The Power of Habit PDF By Charles Duhigg

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Part one – The habits of individuals

Chapter 1: The habit loop – how habits work

Habits emerge because the brain is constantly looking for ways to save effort. The habit loop: The process with our brain is a three-step loop.

First, there is a cue, a trigger that tells your brain to go into automatic mode and which habit to use. Then there is the routine, which can be physical or mental, or emotional.

Finally, there is a reward, which helps your brain figure out if this particular loop is worth remembering for the future.

Cue – routine – reward Over time, this loop becomes more and more automatic. The cue and reward become intertwined until a powerful sense of anticipation and craving emerges.

Eventually, a habit is born. When a habit emerges, the brain stops fully participating in decision-making. It stops working so hard or diverts focus to other tasks.

So unless you deliberately fight a habit – unless you find new routines – the pattern will unfold automatically.

Habits never really disappear. They are encoded into the structures of our brain. If we learn to create new neurological routines that overpower those behaviors – if we take control of the habit loop – we can force those bad tendencies into the background.

And once someone creates a new pattern, studies have demonstrated, going for a jog or ignoring the doughnuts becomes as automatic as any other habit.

Habits, as much as memory and reason, are at the root of how we behave. We might not remember the experiences that create our habits, but once they are lodged within our brains they influence how we act – often without our realization.

Example: McDonald’s and kids. When the kids are starving and you are driving home after a long day it makes sense to stop by Mcdonald’s – it’s inexpensive and tastes good.

One meal of processed food can’t be that bad, right? But habits emerge without our permission. Studies indicate that families usually don’t intend to eat fast food on a regular basis.

What happens is that a once in a month pattern slowly becomes once in a week, and then twice a week. As the cues and rewards create a habit – until the kids are consuming an unhealthy amount of hamburgers and fries.

There are a number of cues and rewards that most customers never knew were influencing their behavior – every Mcdonald’s looks the same, and the employees say the same things, so everything is a consistent cue to trigger eating routines.

Chapter 2: The craving brain – how to create new habits

Craving is what makes cues and rewards work. The craving is what powers the habit loop.

  1. Find a simple and obvious cue
  2. Clearly define the rewards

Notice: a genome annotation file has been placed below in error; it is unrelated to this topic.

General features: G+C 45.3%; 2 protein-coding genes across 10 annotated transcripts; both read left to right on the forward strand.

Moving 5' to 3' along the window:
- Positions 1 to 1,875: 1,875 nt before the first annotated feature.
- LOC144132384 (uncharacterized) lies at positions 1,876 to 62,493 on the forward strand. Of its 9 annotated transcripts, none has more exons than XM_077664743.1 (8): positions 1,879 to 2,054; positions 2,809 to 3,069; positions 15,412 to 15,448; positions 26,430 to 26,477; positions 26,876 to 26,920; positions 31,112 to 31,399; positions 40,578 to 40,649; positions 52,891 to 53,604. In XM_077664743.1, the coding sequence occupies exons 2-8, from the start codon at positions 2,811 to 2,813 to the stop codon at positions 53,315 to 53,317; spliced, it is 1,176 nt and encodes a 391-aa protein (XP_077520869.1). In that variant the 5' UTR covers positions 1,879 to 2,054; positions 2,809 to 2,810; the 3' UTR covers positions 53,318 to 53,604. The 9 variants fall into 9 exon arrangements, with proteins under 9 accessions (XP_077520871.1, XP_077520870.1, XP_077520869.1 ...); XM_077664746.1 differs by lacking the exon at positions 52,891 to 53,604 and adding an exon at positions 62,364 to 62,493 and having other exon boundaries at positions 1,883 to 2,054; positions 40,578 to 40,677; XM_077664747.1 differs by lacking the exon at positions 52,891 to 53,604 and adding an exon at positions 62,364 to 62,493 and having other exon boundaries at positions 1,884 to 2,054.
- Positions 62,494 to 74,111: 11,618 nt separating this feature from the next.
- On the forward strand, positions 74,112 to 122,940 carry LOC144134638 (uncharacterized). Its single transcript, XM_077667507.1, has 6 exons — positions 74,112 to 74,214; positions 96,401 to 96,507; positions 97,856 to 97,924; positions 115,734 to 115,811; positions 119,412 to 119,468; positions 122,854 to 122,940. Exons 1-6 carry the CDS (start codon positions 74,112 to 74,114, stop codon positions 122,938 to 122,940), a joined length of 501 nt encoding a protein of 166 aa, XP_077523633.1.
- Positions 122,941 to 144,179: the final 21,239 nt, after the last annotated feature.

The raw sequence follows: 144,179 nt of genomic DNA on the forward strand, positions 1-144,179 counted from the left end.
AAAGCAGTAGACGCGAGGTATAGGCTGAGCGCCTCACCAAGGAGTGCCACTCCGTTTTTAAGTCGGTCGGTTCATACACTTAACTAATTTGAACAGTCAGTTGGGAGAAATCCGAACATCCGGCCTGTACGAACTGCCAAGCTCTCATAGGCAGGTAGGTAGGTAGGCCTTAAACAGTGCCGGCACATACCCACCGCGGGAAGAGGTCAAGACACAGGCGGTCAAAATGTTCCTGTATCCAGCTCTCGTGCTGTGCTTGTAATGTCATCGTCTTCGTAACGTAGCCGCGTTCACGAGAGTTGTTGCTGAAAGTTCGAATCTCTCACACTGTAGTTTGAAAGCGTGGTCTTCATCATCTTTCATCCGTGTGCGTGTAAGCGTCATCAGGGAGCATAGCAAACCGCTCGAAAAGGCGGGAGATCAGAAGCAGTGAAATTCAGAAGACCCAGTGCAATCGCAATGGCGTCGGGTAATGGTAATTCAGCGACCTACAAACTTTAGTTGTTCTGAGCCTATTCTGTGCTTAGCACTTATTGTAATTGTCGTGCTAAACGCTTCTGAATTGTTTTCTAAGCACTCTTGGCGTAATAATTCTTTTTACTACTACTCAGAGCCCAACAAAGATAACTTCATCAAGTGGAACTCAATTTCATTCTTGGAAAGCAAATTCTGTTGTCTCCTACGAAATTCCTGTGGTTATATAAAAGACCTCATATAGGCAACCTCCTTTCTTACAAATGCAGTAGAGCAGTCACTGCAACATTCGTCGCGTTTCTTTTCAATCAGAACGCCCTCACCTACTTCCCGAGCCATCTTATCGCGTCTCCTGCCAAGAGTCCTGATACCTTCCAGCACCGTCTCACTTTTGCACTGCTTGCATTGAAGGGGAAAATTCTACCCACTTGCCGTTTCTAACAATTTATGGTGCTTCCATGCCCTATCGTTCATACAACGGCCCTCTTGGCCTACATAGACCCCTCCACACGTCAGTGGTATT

Habits create neurological cravings. As we associate cues with certain rewards, a subconscious craving emerges in our brain that starts the habit loop spinning. How to create a new habit: put together a cue, a routine, and a reward, and then cultivate a craving that drives the loop.

A cue and a reward on their own aren’t enough for a new habit to last. Only when your brain starts expecting the reward – craving the endorphins or sense of accomplishment – will it become automatic to lace up your jogging shoes each morning.

The cue, in addition to triggering a routine, must also trigger a craving for the reward to come. Toothpaste example: Claude Hopkins wasn’t selling beautiful teeth.

He was selling a sensation. Once people craved that cool tingling – once they equated it with cleanliness – brushing became a habit. While everyone brushes their teeth, fewer than 10% of Americans apply sunscreen every day.

Why? Because there is no craving that has made sunscreen into a daily habit. Craving is what drives habits. And figuring out how to spark a craving makes creating a new habit easier.

Chapter 3: The golden rule of habit change – why transformation occurs

You can never truly extinguish bad habits. Rather, to change a habit, you must keep the old cue, and deliver the old reward, but insert a new routine.

That’s the rule; if you use the same cue, and provide the same reward, you can shift the routine and change the habit. Almost any behavior can be transformed if the cue and reward stay the same.

Anonymous alcoholics AA succeeds because it helps alcoholics use the same cues, and get the same reward, but it
shifts the routine.

The program forces people to identify the cues and rewards that encourage their alcoholic habits and then helps them find new behaviors.

To change an old habit you must address an old craving. You have to keep the same cues and rewards as before, and
feed the craving by inserting a new routine.

Often, intoxication itself doesn’t make the list. Alcoholics crave a drink because it offers escape, relaxation, companionship, the blunting of anxieties, and an opportunity for emotional release.

They might crave a cocktail to forget their worries. But they don’t necessarily crave a cocktail to forget their worries. The physical effects of alcohol are often one of the least rewarding parts of drinking to addicts.

AA forces you to create new routines for what to do each night instead of drinking. AA: s methods have been refined into therapies that can be used to disrupt almost any pattern.

Also Read: The Power of Habit PDF In Hindi

AuthorCharles Duhigg
Language English
No. of Pages295
PDF Size1.35 MB
CategorySelf Improvement

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The Power of Habit PDF Free Download

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